Congress crosses partisan divides on some issues
Agreement on moving class-action suits to federal courts indicates bridge building between parties, for now.
WASHINGTON — For all the talk of epic battles to come on judicial nominations and Social Security, you might think that nothing is going to happen in the 109th Congress but gnashing of teeth.
Yet, while top issues are highly partisan, there are a number of bipartisan bills on a fast track in the 109th Congress - a sign that Republicans and a critical mass of Democrats are finding common ground - and GOP leaders aim to move them to a vote as rapidly as possible.
Surprisingly, the venue for this early bipartisanship is the Senate Judiciary Committee, expected to be the stage for bitter fights over Supreme Court nominations later in this Congress. The mood was conciliatory and even cordial, as Sen. Arlen Specter (R) of Pennsylvania gaveled in the committee last week to launch the committee's legislative agenda. The new chairman aims to build as many bridges with Democrats as possible before nomination battles shut down prospects for bipartisan work.
Exhibit A is a long-stalled bill to move many class-action lawsuits into federal courts. First introduced in the 105th Congress - and reintroduced in every Congress since - it cleared the Senate Judiciary Committee last week on a bipartisan 13-to-5 vote and begins debate on the floor of the Senate Monday.
A top priority of the US business community, the bill is the first and least controversial of a series of measures proposed by the Bush administration to overhaul US Courts. Others include consumer bankruptcy, asbestos litigation, and medical malpractice.
Supporters say the bill, which would shift many class-action lawsuits into federal courts, is needed to protect US business from "frivolous" lawsuits and trial lawyers who shop cases to the most favorable state venues.
Opponents, including all leading consumer groups, say that the bill will lock consumers out of the courts and let companies endanger the public.
"The class-action bill is one of the rare bills that cuts across party lines. A minority of Democrats realize that some change is necessary," says Marshall Wittmann, a former Republican activist now with the Democratic Leadership Council.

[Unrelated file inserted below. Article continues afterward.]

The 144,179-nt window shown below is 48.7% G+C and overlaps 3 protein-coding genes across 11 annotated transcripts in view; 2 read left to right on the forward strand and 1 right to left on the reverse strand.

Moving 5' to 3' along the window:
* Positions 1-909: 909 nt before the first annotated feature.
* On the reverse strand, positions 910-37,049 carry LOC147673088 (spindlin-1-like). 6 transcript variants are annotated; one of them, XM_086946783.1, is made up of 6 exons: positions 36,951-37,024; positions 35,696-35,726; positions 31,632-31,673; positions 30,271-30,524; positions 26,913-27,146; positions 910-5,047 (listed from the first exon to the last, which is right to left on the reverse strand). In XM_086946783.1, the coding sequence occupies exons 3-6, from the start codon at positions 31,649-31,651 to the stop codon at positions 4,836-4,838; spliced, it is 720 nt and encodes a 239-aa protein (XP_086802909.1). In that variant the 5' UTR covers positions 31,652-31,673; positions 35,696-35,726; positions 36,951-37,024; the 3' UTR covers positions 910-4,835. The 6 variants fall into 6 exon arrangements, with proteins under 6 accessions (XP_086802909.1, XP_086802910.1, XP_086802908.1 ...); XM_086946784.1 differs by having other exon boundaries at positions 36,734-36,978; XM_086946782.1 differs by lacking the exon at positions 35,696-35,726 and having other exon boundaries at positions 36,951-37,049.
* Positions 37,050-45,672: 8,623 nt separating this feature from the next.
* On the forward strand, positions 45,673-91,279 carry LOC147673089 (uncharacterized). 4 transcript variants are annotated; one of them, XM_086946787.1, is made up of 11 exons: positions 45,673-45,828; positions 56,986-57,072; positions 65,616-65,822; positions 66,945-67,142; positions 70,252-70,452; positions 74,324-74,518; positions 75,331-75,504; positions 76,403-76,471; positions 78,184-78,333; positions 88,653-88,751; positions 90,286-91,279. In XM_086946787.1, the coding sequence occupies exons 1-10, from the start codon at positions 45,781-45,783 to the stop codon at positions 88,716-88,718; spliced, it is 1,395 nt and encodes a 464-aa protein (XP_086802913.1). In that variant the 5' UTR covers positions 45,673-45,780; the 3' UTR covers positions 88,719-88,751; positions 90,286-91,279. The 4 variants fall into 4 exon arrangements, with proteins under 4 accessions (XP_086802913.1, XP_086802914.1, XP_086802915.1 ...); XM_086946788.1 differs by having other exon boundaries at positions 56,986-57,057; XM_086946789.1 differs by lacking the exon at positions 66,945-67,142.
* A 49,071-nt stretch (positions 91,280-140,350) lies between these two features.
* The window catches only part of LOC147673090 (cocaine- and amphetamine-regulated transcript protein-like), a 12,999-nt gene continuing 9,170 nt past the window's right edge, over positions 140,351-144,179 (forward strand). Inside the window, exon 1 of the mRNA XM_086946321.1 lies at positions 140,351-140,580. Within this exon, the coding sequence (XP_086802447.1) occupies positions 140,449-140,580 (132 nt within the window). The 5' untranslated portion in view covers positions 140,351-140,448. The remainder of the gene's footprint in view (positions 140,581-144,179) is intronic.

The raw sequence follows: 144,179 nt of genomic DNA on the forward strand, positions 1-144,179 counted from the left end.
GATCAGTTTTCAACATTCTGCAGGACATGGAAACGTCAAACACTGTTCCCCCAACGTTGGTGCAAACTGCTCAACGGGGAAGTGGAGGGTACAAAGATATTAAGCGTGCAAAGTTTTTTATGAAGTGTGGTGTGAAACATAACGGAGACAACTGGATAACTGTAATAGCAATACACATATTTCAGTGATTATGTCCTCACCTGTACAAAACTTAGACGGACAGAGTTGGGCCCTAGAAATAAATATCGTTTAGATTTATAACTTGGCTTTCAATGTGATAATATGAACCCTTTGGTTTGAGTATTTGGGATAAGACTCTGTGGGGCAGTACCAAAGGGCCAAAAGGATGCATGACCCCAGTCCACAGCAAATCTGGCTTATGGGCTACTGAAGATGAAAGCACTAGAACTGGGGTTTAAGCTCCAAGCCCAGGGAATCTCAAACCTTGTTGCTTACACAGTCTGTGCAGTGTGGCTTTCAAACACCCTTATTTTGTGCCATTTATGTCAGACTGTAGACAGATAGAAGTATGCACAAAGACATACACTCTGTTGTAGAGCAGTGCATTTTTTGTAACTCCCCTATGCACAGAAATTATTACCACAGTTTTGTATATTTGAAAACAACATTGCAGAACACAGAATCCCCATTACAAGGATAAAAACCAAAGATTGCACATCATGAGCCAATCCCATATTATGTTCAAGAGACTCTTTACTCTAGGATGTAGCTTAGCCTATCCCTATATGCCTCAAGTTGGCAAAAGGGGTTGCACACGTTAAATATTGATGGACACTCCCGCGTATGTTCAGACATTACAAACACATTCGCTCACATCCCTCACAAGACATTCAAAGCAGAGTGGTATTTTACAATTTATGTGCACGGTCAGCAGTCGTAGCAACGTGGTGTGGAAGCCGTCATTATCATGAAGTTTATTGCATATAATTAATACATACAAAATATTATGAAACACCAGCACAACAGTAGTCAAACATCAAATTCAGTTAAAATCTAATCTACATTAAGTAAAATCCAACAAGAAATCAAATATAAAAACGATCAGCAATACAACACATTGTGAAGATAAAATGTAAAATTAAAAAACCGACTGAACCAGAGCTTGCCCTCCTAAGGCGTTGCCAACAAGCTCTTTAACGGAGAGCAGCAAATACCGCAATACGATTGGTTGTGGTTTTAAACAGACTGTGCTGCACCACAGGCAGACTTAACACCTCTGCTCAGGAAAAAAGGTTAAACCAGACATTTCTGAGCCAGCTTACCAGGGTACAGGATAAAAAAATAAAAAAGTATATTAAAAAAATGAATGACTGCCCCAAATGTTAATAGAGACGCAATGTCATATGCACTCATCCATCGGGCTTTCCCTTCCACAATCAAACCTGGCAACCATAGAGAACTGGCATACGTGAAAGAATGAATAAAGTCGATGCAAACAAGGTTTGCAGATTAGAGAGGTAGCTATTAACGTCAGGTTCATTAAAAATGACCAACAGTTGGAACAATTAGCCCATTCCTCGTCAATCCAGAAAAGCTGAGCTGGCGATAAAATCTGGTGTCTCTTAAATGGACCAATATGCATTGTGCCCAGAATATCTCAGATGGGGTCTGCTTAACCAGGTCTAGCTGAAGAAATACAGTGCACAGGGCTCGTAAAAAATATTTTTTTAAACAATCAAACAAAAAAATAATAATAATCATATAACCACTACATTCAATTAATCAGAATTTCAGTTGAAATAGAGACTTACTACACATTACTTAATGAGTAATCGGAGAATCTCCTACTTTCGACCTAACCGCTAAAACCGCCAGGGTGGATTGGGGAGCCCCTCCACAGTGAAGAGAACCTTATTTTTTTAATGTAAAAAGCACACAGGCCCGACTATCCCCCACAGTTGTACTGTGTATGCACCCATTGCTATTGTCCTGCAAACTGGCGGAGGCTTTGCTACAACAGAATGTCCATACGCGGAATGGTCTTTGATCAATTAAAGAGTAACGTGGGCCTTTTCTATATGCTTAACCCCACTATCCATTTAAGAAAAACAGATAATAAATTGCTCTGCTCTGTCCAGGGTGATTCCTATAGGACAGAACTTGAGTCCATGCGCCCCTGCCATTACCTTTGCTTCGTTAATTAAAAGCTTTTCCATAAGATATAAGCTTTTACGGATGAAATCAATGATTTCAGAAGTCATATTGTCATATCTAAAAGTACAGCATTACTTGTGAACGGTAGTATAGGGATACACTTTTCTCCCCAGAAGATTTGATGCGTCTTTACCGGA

It also marks a shift in strategy from the 108th Congress, where the GOP-controlled House would muscle through legislation on party-line votes, then watch them die in the Senate, where the rules favor the opposition. On the class-action bill, House GOP leaders have agreed to take up the Senate's bill, if it passes without amendment.
At the same time, many Democrats who have opposed the bill in the past are saving their fire for a vote they can win. While top Democrats such as minority leader Harry Reid oppose the bill, the party is not aiming to derail it. "The class-action debate demonstrates pragmatic leadership.... We don't have the votes to stop it," says Jim Manley, a spokesman for the Senate Democratic leadership.
Consumer groups who counted Senate votes over the weekend said they no longer have the votes to block the bill outright in a 55-to-45 vote (with one independent) Senate, but that they may be able to complicate its passage with amendments.
"It is unlikely that we can stop this unfair bill. But we believe we can get the votes to lessen the damage," says a spokesman for Public Citizen. A new Public Citizen report finds that at most two county court systems of 3,141 in the United States are "magnet jurisdictions" for lawsuits, and that at least 11 states have made significant changes in their class-action system that help businesses that are sued.
In often-spirited exchanges, Democrats on the Judiciary Committee vied as much with each other as with Republicans on this bill. "It is interesting to me that the main cosponsors way back then were Senators Kohl and Grassley, nonlawyers, and myself as a nonlawyer. The lawyers, I think perhaps look at this a little differently," said Sen. Dianne Feinstein (D) of California, a sponsor of the class-action bill.
"This is a bad idea whose time apparently has come," countered Sen. Joseph Biden (D) of Delaware.
After class action, the Judiciary panel expects to take up consumer bankruptcy legislation, which has also repeatedly derailed in previous Congresses. Senator Specter had hoped to move the bill to the floor for a vote by Feb. 14, but in response to Democratic concerns agreed to a hearing.
"We ought to stop and really reflect on ... whether the credit-card industry has some moral obligation here as part of this conversation," said Sen. Richard Durbin (D) of Illinois, the deputy Democratic leader.
Other issues expected to move through the judiciary panel include a deal on asbestos litigation and, later, medical malpractice reform.
Common ground goes beyond legal reforms. Senate Republicans say they are holding off moving an energy bill to the floor until at least April to boost emerging Democratic support. In addition, bipartisan coalitions are building on new legislation to support faith-based groups, to relax federal limits on stem-cell research, and to make repeal of the estate tax permanent.
"The polarization in Congress is not that Democrats and Republicans don't want to talk to each other, it's that their supporting constituencies are so hostile to each other," says Ross Baker, a political scientist at Rutgers University in New Jersey. "[One some issues] the interest group alignments are not as starkly rigid as they used to be."